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How to Tell If Your Child is Suffering from Hearing Loss?

by April Maguire

Hearing loss is a growing problem around the world. Over the last several years, experts have been warning about an increase in noise-induced hearing loss, predominantly due to personal listening devices and smartphones, which could affect millions of Millennials. Unfortunately, hearing loss can also be incredibly difficult for parents to detect, which is especially problematic when you consider that early intervention is the best way to slow the rate of hearing decline and encourage normal development. So how can parents tell if their child is suffering from hearing loss? Here are four of the most common warning signs.

Delayed Speech Development

One of the best ways to determine if a child is suffering from hearing loss is through his or her speech development. We learn to speak by mimicking the sounds that we hear, so if I child isn't pronouncing words properly or avoiding softer speech sounds such as "sh," "th," or "f," then it could mean that they're failing to hear these sounds when spoken by others. Also, children who have difficulty hearing may be too quiet or speak at inappropriately high volumes.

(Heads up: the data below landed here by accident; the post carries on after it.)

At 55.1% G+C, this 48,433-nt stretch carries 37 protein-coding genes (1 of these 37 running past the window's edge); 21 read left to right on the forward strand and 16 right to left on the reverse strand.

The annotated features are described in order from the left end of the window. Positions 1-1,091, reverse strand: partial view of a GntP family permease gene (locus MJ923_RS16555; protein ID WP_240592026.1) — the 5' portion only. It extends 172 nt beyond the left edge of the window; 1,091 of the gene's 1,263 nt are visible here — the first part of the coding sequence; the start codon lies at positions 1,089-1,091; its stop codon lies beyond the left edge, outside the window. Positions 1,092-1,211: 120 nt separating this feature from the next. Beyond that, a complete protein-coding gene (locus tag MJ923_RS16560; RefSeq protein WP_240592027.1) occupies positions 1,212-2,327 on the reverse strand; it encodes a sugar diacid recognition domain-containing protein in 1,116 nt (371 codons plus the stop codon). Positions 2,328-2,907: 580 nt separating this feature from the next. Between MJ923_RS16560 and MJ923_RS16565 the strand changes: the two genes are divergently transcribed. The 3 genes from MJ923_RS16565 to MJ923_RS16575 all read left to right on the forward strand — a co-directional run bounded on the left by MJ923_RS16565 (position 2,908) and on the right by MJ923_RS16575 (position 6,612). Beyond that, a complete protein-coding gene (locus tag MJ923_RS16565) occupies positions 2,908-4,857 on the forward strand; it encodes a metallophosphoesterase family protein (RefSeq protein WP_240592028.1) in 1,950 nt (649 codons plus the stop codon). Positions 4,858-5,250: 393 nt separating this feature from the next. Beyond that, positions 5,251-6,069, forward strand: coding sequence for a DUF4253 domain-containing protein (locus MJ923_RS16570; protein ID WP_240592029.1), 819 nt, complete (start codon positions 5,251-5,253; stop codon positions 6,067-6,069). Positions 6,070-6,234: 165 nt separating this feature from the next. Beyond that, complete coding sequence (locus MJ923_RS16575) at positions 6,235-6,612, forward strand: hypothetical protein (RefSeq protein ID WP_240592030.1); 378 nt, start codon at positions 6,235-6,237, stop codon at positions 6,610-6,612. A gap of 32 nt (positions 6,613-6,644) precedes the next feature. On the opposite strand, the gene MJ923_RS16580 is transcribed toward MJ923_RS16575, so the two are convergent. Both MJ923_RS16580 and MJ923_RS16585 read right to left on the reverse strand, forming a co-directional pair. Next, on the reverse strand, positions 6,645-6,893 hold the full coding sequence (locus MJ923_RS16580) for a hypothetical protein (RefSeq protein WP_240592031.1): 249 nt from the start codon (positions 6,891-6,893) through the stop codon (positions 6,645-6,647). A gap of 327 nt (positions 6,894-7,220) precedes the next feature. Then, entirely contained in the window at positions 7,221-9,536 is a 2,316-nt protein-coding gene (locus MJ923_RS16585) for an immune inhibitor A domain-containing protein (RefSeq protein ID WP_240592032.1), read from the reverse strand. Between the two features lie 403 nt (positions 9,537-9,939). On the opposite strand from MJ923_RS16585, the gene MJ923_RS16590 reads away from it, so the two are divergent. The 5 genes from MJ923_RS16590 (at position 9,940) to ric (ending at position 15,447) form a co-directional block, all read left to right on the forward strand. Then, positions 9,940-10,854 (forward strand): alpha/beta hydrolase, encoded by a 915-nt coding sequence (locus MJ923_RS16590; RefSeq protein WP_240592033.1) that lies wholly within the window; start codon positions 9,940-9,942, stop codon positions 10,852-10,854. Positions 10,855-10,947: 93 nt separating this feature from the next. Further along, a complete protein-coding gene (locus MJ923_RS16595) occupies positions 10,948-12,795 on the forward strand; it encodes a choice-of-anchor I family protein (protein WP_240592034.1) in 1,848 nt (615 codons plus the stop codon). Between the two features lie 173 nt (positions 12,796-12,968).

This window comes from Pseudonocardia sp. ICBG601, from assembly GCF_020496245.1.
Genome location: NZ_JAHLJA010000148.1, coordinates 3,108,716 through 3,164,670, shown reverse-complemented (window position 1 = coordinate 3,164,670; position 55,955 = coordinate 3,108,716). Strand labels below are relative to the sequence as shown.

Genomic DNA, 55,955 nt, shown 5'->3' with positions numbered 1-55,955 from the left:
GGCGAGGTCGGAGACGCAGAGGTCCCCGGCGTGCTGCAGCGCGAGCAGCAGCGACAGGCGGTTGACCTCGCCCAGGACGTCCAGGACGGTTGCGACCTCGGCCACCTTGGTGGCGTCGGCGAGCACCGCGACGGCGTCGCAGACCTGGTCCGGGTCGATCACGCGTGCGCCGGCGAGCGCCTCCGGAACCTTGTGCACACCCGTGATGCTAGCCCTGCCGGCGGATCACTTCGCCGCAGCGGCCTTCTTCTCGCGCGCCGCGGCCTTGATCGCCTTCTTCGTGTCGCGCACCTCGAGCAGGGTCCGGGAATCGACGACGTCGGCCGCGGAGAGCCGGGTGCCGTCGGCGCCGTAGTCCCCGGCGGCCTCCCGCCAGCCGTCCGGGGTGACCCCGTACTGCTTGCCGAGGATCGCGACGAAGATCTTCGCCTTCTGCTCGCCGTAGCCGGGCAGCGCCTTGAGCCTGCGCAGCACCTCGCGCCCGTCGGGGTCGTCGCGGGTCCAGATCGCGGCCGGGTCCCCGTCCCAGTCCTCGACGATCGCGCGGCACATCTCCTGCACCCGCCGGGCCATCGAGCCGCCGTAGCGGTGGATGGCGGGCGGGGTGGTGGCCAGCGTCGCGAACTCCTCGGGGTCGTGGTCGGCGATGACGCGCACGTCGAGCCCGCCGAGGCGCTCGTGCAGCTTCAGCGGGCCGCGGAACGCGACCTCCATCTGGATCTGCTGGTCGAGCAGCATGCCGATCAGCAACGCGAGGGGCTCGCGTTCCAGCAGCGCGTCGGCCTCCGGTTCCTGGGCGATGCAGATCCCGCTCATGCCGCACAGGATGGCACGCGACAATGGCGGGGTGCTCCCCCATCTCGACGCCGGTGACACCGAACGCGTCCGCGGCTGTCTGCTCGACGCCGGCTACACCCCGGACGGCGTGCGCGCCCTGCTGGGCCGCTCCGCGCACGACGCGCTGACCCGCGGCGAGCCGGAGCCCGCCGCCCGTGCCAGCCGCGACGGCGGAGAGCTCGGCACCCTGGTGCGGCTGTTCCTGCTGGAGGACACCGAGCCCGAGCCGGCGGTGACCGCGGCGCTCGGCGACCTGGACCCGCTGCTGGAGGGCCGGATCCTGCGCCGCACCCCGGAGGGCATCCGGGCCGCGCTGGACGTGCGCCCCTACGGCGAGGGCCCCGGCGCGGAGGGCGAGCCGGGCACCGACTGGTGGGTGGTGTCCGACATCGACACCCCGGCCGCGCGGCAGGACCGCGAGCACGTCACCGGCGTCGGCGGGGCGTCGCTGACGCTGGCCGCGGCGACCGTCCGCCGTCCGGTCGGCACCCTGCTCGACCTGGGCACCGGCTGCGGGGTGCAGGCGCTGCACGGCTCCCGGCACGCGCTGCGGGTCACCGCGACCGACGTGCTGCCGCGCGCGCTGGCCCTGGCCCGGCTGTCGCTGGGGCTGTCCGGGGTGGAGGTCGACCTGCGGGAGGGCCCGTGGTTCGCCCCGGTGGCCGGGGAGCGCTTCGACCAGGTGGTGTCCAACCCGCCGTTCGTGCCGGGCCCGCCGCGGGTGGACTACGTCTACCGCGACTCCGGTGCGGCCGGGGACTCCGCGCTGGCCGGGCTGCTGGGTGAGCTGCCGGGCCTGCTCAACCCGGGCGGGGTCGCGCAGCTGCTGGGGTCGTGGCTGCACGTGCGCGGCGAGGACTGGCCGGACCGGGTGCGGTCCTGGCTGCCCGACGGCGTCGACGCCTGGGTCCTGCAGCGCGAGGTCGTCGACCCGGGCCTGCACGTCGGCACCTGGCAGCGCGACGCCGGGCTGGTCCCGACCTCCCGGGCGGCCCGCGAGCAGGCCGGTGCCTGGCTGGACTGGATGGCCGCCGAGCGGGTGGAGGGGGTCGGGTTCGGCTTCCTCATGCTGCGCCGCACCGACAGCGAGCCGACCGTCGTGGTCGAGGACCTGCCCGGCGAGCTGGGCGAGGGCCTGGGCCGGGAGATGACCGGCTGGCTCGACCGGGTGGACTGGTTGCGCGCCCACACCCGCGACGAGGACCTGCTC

No Response to Loud Noises

This sign is particularly relevant for infants and young children. If your son or daughter doesn't recoil at loud noises, that might be cause for concern. But you should also be on the lookout for more subtle indicators, such as children not noticing you until you enter their line of sight or not responding to the phone ringing or doorbell chiming.

Trouble Remembering

Sometimes, hearing loss presents as other problems entirely. We're all forgetful every once in a while, but if you notice that your child tends to have persistent memory problems, then this could a symptom of hearing loss. The problem might not be that they can't remember what they heard; they simply never heard it in the first place.

Turning Up the Volume

Yes, most children have a habit of listening to the television, radio, iPad and other electronic devices at excessively loud levels. It's just a part of their nature. But sometimes, turning up the volume is compensation for a lack of hearing ability. So pay close attention and see if your child demonstrates any of the other common symptoms.

If you suspect that your child may be suffering from hearing loss, then you should schedule a test with a qualified audiologist in your area. When hearing problems are allowed to persist, children tend to develop more slowly relative to their peers, which can negatively affect them for the rest of their lives. Conversely, when proper corrective action is taken early, kids typically develop normal verbal and social skills.

If you or someone you know is interested in hearing loss and how to treat it, please feel free to schedule a consultation or contact one of our representatives today!

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